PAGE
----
Reclaimed bamboo hill replanted

Three weeks ago, we had a massive clump of timber bamboo (Bambusa oldhamii) removed in the front yard. This post ended with the bamboo gone, both the culms above ground and the woody mass below.

The fence boards in the inset area were damaged from the accumulation of bamboo leaves and the stump grinder the tree service used to remove the woody base. Logically, the first thing I did was pop off the old fence boards, creating an opening that hadn’t existed since 2008.

Since I had easy access to the remaining bamboo inside the fence (Bambusa chungii ‘Barbellata’, a different species), I removed most of the accumulated leaf litter and other debris that had collected over the years. I also gave the Bambusa chungii a good trim, cutting out dead and deformed culms. Before long, I had a sizable pile in the street—just in time for the first yard waste pickup of the season (from mid-fall to late winter, the City of Davis picks up green waste deposited in the curb every two weeks).

I liked the newly gained openness afforded by the absence of the fence boards so much that I initially voted to leave the area open, just like this:

But my wife convinced me that we did need a visual transition from the public area outside the fence to our private space inside. She suggested horizontal pickets with larger gaps between them. I liked her design so she and her mother built it with minimal help from me. The result is beautiful:

The next step was to bring in soil and more rocks to add to the three pumice boulders I’d moved from inside the fence (they were supposed to keep the bamboo away from other plants):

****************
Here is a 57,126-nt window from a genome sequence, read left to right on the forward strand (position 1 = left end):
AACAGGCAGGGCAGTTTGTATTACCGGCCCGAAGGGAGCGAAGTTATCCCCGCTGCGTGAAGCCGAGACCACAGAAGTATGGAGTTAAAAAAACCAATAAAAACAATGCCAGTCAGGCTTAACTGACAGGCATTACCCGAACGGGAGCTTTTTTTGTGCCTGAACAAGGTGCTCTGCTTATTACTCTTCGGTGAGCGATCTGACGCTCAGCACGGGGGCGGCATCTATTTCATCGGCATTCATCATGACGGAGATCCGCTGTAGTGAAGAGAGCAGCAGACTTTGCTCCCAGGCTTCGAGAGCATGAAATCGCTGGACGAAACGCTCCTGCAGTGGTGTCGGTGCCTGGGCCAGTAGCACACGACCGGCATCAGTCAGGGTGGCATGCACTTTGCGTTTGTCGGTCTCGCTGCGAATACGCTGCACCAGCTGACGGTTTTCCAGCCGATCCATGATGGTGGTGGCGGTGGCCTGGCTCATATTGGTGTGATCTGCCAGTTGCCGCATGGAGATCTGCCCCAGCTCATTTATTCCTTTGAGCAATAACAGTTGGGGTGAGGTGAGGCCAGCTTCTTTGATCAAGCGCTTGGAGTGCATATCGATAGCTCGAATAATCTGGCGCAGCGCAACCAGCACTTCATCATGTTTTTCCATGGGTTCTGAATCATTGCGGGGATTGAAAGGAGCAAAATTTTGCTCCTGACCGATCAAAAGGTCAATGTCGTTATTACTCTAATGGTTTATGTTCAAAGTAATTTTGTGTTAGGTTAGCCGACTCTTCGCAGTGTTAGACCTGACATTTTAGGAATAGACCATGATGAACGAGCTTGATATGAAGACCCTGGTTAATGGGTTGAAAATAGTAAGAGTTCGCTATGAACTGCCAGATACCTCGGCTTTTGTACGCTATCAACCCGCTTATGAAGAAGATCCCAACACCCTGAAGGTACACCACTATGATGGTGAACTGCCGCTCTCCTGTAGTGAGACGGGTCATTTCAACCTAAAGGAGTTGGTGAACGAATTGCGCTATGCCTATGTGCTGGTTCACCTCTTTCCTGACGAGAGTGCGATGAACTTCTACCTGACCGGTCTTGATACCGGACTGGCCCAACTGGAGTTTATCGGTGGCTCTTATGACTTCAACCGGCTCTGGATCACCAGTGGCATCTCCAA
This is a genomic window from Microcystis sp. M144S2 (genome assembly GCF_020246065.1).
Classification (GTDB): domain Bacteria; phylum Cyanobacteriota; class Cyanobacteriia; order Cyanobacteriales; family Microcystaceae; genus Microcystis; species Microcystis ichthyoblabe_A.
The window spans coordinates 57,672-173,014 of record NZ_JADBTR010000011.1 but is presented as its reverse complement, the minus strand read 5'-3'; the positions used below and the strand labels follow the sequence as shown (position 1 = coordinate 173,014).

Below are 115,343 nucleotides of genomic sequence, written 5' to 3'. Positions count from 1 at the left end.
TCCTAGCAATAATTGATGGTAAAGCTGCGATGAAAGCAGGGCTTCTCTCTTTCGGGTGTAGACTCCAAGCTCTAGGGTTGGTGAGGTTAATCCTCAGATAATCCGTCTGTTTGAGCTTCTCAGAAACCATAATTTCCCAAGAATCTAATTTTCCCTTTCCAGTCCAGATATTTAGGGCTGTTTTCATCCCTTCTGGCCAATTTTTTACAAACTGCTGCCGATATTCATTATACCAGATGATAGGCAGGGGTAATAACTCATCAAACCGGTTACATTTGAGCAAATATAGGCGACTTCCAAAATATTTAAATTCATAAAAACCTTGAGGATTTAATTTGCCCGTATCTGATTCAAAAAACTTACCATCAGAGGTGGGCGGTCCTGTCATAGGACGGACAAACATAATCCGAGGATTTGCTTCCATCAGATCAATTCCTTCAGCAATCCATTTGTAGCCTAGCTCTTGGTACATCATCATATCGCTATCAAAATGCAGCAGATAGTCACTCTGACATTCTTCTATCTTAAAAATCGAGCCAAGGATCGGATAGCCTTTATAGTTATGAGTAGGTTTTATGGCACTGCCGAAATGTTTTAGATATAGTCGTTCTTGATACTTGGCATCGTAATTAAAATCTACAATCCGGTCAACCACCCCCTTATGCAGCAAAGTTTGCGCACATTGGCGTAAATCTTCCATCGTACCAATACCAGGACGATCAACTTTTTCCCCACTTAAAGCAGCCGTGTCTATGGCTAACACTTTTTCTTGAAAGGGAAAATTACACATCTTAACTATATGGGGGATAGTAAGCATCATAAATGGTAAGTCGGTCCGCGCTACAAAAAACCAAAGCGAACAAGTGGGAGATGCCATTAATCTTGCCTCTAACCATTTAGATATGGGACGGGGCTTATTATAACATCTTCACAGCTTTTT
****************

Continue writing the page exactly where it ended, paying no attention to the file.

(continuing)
Here are 1 cubic yard of screened topsoil and 1 cubic yard of very coarse sand as well as 700 pounds of rocks (hidden in the pile of sand):

I’d asked the delivery driver to deposit everything in the area where it was supposed to go, but he must have misunderstood me because he dumped it all in the street. After a few hours of hauling, I’d moved the soil, sand, and rocks into the right place.

The first plant I put in the ground was an Aloe excelsa that had rotted two years ago and convalesced in the backyard. It’s the anchor plant for the entire area and had to be in place before anything else could happen.

After my wife had helped me place the rocks, I proceeded to plant the area:

I did start with a list of plants I wanted to use, but I found myself pulling out quite a few others from my various holding areas—finally my plant collecting hoarding paid off!

Boophane disticha, one of several South African bulbs I planted

I also happened to have one golden barrel (Echinocactus grusonii) and three blue barrels (Ferocactus glaucescens) that needed a home...

....and here they are

From a design perspective, a cluster of three would be more effective, but heck, I had four

I also added some shrubby plants for texture and contrast, including (top to bottom) Abutilon palmeri, Lavandula angustifolia ‘Super Blue’, and Euphorbia misera (the latter a San Diego County native)

The bulk of the new plants are agaves and related succulents

Agave nuusaviorum (top), Mangave ‘Foxy Lady’ (left), Agave stricta ‘Nana (right and bottom)

Agave nuusaviorum, a close relative of Agave potatorum. I got it as a small seedling from agave master Greg Starr in Tucson, AZ.

I realize that the hill is probably overplanted and that I will need to move plants as they become bigger. But that’s been my gardening style for years so no surprise there.

Mangave ‘Foxy Lady’ and Agave stricta ‘Nana’

The area still needs some finishing touches—I need to install drip lines and emitters and add top dressing—but the plants are in and can start getting established. With nothing but warm and dry weather in the forecast, the conditions look good for the next two weeks.